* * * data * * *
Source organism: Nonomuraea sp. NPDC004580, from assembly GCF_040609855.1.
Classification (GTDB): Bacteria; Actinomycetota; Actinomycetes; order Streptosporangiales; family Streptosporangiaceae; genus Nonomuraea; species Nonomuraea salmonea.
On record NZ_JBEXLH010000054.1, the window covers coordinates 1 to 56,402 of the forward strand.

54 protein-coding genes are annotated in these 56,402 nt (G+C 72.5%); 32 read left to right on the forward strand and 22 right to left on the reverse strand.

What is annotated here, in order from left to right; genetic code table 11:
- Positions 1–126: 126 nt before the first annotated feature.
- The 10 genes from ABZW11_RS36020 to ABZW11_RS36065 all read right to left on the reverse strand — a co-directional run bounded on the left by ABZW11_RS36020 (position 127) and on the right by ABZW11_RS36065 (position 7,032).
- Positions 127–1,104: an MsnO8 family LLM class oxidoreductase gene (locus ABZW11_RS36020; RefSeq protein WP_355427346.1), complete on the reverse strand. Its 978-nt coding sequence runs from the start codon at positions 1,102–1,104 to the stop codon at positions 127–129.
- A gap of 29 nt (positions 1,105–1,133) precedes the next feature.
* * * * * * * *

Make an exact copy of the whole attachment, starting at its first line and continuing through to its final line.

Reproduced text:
Source organism: Nonomuraea sp. NPDC004580, from assembly GCF_040609855.1.
Classification (GTDB): Bacteria; Actinomycetota; Actinomycetes; order Streptosporangiales; family Streptosporangiaceae; genus Nonomuraea; species Nonomuraea salmonea.
On record NZ_JBEXLH010000054.1, the window covers coordinates 1 to 56,402 of the forward strand.

54 protein-coding genes are annotated in these 56,402 nt (G+C 72.5%); 32 read left to right on the forward strand and 22 right to left on the reverse strand.

What is annotated here, in order from left to right; genetic code table 11:
- Positions 1–126: 126 nt before the first annotated feature.
- The 10 genes from ABZW11_RS36020 to ABZW11_RS36065 all read right to left on the reverse strand — a co-directional run bounded on the left by ABZW11_RS36020 (position 127) and on the right by ABZW11_RS36065 (position 7,032).
- Positions 127–1,104: an MsnO8 family LLM class oxidoreductase gene (locus ABZW11_RS36020; RefSeq protein WP_355427346.1), complete on the reverse strand. Its 978-nt coding sequence runs from the start codon at positions 1,102–1,104 to the stop codon at positions 127–129.
- A gap of 29 nt (positions 1,105–1,133) precedes the next feature.